Volcanic ash zadgaan; Persecution of Ahmedis; 18th Amendment TNS Special Report

Greetings from one of the thousands if not millions of ‘volcanic ash zadgaan’ (affectees) stranded in various places around the world. Returned to Pakistan this morning after volcanic ash over Europe foiled our attempts to travel to Berlin for a `Trialogue’ between Pakistani, Indian and Afghan delegates, organised by the Fredrich Ebert Stiftung (FES). Rahimullah Yusufzai and I were stuck in Doha, the Afghans made it to Berlin via Brussels, and the Indias were stuck elsewhere. The organisers eventually had no choice but to cancel the meeting. We then took the next flight back to our respective destinations. I am grateful to Qatar Airways for how well they looked after passengers, accommodating everyone in good hotels, various members of staff going personally to locate people’s baggage from various containers, etc.

My mother, who was supposed to return to Pakistan on Friday (the day we left), is still stuck in the UK following a TESOL conference she was there for. She’s now booked to return this coming Friday – let’s just hope flights resume by then. Thank goodness she has friends and family there – imagine the plight of those transit passengers stuck without support.

Do read this report by Nasir Jamal in Dawn (Apr 17) on the persecution of Ahmedis, the nexus of the criminal elements with religious zealots, and the Punjab government’s criminal inaction – much needed flagging of an important issue: `Govt silence sounds death knell for Faisalabad Ahmedis

Also, an excellent Special Report in The News on Sunday today on an important aspect of the 18th Amendment – its pandering to the ‘religious’ elements – including the various elements, blurbs below

EditorialPoliticians in the parliament have strongly objected to the criticism that the 18th amendment seeks to lay down a precondition for the prime minister to be a Muslim member of the state through article 91(3). The condition is already there in the constitution, they claim. Sadly, that is not the whole truth.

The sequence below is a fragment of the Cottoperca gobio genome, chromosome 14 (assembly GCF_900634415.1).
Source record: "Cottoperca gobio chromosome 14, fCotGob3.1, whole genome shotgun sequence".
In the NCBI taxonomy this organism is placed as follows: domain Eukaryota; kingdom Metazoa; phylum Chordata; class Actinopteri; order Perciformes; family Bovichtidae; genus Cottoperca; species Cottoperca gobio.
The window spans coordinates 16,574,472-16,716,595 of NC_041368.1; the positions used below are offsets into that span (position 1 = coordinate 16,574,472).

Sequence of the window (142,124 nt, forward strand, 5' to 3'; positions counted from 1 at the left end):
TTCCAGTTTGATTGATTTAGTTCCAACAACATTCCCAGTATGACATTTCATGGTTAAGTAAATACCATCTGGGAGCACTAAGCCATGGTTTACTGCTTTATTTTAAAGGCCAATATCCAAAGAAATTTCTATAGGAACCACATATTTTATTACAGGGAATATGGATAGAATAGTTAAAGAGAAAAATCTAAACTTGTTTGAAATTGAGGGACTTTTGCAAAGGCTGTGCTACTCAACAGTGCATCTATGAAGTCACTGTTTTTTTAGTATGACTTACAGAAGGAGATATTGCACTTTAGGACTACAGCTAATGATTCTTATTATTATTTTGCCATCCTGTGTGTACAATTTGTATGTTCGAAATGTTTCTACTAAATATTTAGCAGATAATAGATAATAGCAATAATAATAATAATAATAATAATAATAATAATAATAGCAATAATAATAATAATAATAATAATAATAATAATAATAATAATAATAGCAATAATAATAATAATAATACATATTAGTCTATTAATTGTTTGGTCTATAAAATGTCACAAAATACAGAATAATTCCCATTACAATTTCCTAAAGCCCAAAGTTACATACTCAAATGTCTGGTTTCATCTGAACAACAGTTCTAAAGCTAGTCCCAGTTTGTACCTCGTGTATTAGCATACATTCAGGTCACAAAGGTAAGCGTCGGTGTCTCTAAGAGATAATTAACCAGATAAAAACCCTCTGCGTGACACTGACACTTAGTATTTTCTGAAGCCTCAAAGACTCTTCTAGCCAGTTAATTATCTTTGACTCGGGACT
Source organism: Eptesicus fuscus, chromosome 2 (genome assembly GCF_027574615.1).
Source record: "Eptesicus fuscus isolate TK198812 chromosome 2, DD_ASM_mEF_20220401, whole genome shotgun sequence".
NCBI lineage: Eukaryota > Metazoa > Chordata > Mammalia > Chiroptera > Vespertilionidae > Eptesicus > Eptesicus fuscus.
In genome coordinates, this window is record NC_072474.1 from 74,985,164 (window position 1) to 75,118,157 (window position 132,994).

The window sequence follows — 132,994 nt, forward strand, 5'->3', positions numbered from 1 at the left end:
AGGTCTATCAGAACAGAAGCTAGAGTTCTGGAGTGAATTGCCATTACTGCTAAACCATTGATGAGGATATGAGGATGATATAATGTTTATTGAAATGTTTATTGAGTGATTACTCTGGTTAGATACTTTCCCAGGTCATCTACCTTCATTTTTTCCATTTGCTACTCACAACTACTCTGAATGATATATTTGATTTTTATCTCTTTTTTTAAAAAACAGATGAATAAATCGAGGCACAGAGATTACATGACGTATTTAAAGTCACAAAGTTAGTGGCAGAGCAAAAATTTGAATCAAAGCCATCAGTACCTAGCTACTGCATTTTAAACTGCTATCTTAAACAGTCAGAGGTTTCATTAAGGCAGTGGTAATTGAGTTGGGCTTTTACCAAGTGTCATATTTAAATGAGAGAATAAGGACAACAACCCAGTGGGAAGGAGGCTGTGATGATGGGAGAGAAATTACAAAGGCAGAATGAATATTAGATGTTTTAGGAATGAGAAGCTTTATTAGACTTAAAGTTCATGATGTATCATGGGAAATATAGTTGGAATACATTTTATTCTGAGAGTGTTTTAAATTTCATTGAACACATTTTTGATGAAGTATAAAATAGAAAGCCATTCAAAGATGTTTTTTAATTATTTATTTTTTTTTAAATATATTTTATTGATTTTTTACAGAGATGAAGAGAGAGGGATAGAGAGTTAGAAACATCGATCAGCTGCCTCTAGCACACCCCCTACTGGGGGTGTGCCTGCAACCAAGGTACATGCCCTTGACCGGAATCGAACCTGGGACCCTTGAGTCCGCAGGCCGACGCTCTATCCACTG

Business of the stateThe condition for the prime minister to be a Muslim is a reversal to the original 1973 Constitution
By Shahzada Irfan Ahmed. The draft of the 18th amendment in the Constitution of Pakistan has been approved by both the houses. The whole process was completed within days and without any major deadlocks over any of the 102 clauses discussed there. It seemed there would be dissenting voices during the discussions but what followed was otherwise.

The curious case of nation’s first anthemStrange that our history books should be silent on the important fact of a Hindu poet writing Pakistan’s national anthem
By Asad Jamal There is hardly anything exciting about national anthems.

Against the currentPakistan’s religious minorities have struggled since the inception of the country to swim against a current that has continuously gained momentum and fury
By Kamila Hyat The notion of a Christian, Hindu, Sikh or Parsi holding the office of Prime Minister of Pakistan has, for decades, remained in practical terms a virtual impossibility.

“Jinnah’s August 11 speech should be the preamble of the constitution”Interview of former PAF fighter pilot Cecil Chaudhry by Naila Inayat -
”If we go by the basic concept of democracy, which was given to the nation by Jinnah in his address to the constituent assembly on August 11, 1947, he promised equal rights for everybody. And the minorities of Pakistan are not even constitutionally enjoying equal rights.

We are now divided… – Excerpt from the inspiring and prescient speech of Chandra Chattopadhya, a Hindu Congress member of the Constituent Assembly of Pakistan from East Bengal, in opposition to Objectives Resolution, on March 12, 1949.

One Response

  1. […] This cup of tea was served by: Journeys to democracy […]


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